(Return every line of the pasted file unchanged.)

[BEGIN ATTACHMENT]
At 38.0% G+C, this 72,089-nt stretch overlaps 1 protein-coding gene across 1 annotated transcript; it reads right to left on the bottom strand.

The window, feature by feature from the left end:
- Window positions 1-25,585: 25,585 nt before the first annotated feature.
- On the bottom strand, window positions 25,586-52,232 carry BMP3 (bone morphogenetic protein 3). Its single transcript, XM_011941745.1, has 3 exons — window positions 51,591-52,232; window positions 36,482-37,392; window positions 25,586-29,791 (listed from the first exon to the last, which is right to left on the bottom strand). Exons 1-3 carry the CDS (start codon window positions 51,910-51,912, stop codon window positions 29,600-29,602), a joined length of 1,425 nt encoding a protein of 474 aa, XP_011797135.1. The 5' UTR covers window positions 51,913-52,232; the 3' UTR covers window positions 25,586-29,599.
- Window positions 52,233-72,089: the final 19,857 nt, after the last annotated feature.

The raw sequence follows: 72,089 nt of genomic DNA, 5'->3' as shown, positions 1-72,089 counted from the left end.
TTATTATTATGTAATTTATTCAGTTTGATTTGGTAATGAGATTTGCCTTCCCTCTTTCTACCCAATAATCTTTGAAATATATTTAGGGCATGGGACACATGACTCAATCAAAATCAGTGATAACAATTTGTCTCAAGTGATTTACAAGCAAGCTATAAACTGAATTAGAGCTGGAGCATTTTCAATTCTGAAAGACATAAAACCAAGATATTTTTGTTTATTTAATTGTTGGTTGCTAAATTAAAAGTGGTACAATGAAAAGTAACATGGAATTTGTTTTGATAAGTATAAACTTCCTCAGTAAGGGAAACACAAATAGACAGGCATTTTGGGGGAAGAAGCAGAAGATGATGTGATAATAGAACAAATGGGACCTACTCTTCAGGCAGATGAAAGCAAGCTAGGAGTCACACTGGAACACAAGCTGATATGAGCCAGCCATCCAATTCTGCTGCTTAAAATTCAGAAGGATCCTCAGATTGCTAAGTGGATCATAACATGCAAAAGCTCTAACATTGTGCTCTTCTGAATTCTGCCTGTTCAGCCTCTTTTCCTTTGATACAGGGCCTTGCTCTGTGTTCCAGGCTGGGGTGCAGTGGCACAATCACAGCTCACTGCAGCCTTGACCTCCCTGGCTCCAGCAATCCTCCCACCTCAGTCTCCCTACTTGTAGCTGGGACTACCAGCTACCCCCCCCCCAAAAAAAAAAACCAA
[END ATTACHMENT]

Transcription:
At 38.0% G+C, this 72,089-nt stretch overlaps 1 protein-coding gene across 1 annotated transcript; it reads right to left on the bottom strand.

The window, feature by feature from the left end:
- Window positions 1-25,585: 25,585 nt before the first annotated feature.
- On the bottom strand, window positions 25,586-52,232 carry BMP3 (bone morphogenetic protein 3). Its single transcript, XM_011941745.1, has 3 exons — window positions 51,591-52,232; window positions 36,482-37,392; window positions 25,586-29,791 (listed from the first exon to the last, which is right to left on the bottom strand). Exons 1-3 carry the CDS (start codon window positions 51,910-51,912, stop codon window positions 29,600-29,602), a joined length of 1,425 nt encoding a protein of 474 aa, XP_011797135.1. The 5' UTR covers window positions 51,913-52,232; the 3' UTR covers window positions 25,586-29,599.
- Window positions 52,233-72,089: the final 19,857 nt, after the last annotated feature.

The raw sequence follows: 72,089 nt of genomic DNA, 5'->3' as shown, positions 1-72,089 counted from the left end.
TTATTATTATGTAATTTATTCAGTTTGATTTGGTAATGAGATTTGCCTTCCCTCTTTCTACCCAATAATCTTTGAAATATATTTAGGGCATGGGACACATGACTCAATCAAAATCAGTGATAACAATTTGTCTCAAGTGATTTACAAGCAAGCTATAAACTGAATTAGAGCTGGAGCATTTTCAATTCTGAAAGACATAAAACCAAGATATTTTTGTTTATTTAATTGTTGGTTGCTAAATTAAAAGTGGTACAATGAAAAGTAACATGGAATTTGTTTTGATAAGTATAAACTTCCTCAGTAAGGGAAACACAAATAGACAGGCATTTTGGGGGAAGAAGCAGAAGATGATGTGATAATAGAACAAATGGGACCTACTCTTCAGGCAGATGAAAGCAAGCTAGGAGTCACACTGGAACACAAGCTGATATGAGCCAGCCATCCAATTCTGCTGCTTAAAATTCAGAAGGATCCTCAGATTGCTAAGTGGATCATAACATGCAAAAGCTCTAACATTGTGCTCTTCTGAATTCTGCCTGTTCAGCCTCTTTTCCTTTGATACAGGGCCTTGCTCTGTGTTCCAGGCTGGGGTGCAGTGGCACAATCACAGCTCACTGCAGCCTTGACCTCCCTGGCTCCAGCAATCCTCCCACCTCAGTCTCCCTACTTGTAGCTGGGACTACCAGCTACCCCCCCCCCAAAAAAAAAAACCAA